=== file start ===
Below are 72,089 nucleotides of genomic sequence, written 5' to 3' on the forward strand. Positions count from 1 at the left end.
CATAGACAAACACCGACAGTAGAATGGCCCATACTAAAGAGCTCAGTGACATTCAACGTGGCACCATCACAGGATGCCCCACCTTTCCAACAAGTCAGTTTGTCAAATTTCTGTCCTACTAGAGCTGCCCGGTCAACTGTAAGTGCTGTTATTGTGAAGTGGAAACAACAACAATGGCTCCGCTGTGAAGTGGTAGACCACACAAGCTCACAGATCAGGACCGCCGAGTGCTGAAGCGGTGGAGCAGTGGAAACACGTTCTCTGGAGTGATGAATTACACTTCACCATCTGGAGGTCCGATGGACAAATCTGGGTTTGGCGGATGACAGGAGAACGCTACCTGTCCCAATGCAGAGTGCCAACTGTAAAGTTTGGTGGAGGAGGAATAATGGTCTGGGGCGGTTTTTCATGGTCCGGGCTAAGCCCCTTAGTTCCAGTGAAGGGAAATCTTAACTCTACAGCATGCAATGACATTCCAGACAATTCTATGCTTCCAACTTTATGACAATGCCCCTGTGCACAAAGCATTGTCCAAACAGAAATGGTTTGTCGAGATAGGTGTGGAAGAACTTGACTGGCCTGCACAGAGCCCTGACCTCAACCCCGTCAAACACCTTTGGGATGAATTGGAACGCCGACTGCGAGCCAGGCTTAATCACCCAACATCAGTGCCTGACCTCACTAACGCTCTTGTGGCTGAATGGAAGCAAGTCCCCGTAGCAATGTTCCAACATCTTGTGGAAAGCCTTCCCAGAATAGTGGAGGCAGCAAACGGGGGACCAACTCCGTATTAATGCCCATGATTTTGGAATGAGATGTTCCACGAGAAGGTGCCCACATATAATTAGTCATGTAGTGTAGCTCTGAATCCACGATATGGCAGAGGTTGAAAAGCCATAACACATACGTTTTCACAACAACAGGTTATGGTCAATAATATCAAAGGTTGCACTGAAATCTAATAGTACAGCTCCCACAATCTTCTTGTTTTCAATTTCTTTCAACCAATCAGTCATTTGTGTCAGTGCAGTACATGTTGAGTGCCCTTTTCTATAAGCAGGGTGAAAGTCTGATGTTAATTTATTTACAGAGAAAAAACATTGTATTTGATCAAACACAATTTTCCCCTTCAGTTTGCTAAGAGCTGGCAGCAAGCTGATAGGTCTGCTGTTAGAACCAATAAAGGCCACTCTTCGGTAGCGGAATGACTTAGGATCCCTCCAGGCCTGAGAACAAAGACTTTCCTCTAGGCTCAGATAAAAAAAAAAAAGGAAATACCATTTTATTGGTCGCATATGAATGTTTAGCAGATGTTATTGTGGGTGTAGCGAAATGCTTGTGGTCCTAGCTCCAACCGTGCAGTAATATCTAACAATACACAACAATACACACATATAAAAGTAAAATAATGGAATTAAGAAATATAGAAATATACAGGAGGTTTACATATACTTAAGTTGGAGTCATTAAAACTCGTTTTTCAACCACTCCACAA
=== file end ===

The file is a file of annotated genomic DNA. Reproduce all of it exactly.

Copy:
Below are 72,089 nucleotides of genomic sequence, written 5' to 3' on the forward strand. Positions count from 1 at the left end.
CATAGACAAACACCGACAGTAGAATGGCCCATACTAAAGAGCTCAGTGACATTCAACGTGGCACCATCACAGGATGCCCCACCTTTCCAACAAGTCAGTTTGTCAAATTTCTGTCCTACTAGAGCTGCCCGGTCAACTGTAAGTGCTGTTATTGTGAAGTGGAAACAACAACAATGGCTCCGCTGTGAAGTGGTAGACCACACAAGCTCACAGATCAGGACCGCCGAGTGCTGAAGCGGTGGAGCAGTGGAAACACGTTCTCTGGAGTGATGAATTACACTTCACCATCTGGAGGTCCGATGGACAAATCTGGGTTTGGCGGATGACAGGAGAACGCTACCTGTCCCAATGCAGAGTGCCAACTGTAAAGTTTGGTGGAGGAGGAATAATGGTCTGGGGCGGTTTTTCATGGTCCGGGCTAAGCCCCTTAGTTCCAGTGAAGGGAAATCTTAACTCTACAGCATGCAATGACATTCCAGACAATTCTATGCTTCCAACTTTATGACAATGCCCCTGTGCACAAAGCATTGTCCAAACAGAAATGGTTTGTCGAGATAGGTGTGGAAGAACTTGACTGGCCTGCACAGAGCCCTGACCTCAACCCCGTCAAACACCTTTGGGATGAATTGGAACGCCGACTGCGAGCCAGGCTTAATCACCCAACATCAGTGCCTGACCTCACTAACGCTCTTGTGGCTGAATGGAAGCAAGTCCCCGTAGCAATGTTCCAACATCTTGTGGAAAGCCTTCCCAGAATAGTGGAGGCAGCAAACGGGGGACCAACTCCGTATTAATGCCCATGATTTTGGAATGAGATGTTCCACGAGAAGGTGCCCACATATAATTAGTCATGTAGTGTAGCTCTGAATCCACGATATGGCAGAGGTTGAAAAGCCATAACACATACGTTTTCACAACAACAGGTTATGGTCAATAATATCAAAGGTTGCACTGAAATCTAATAGTACAGCTCCCACAATCTTCTTGTTTTCAATTTCTTTCAACCAATCAGTCATTTGTGTCAGTGCAGTACATGTTGAGTGCCCTTTTCTATAAGCAGGGTGAAAGTCTGATGTTAATTTATTTACAGAGAAAAAACATTGTATTTGATCAAACACAATTTTCCCCTTCAGTTTGCTAAGAGCTGGCAGCAAGCTGATAGGTCTGCTGTTAGAACCAATAAAGGCCACTCTTCGGTAGCGGAATGACTTAGGATCCCTCCAGGCCTGAGAACAAAGACTTTCCTCTAGGCTCAGATAAAAAAAAAAAAGGAAATACCATTTTATTGGTCGCATATGAATGTTTAGCAGATGTTATTGTGGGTGTAGCGAAATGCTTGTGGTCCTAGCTCCAACCGTGCAGTAATATCTAACAATACACAACAATACACACATATAAAAGTAAAATAATGGAATTAAGAAATATAGAAATATACAGGAGGTTTACATATACTTAAGTTGGAGTCATTAAAACTCGTTTTTCAACCACTCCACAA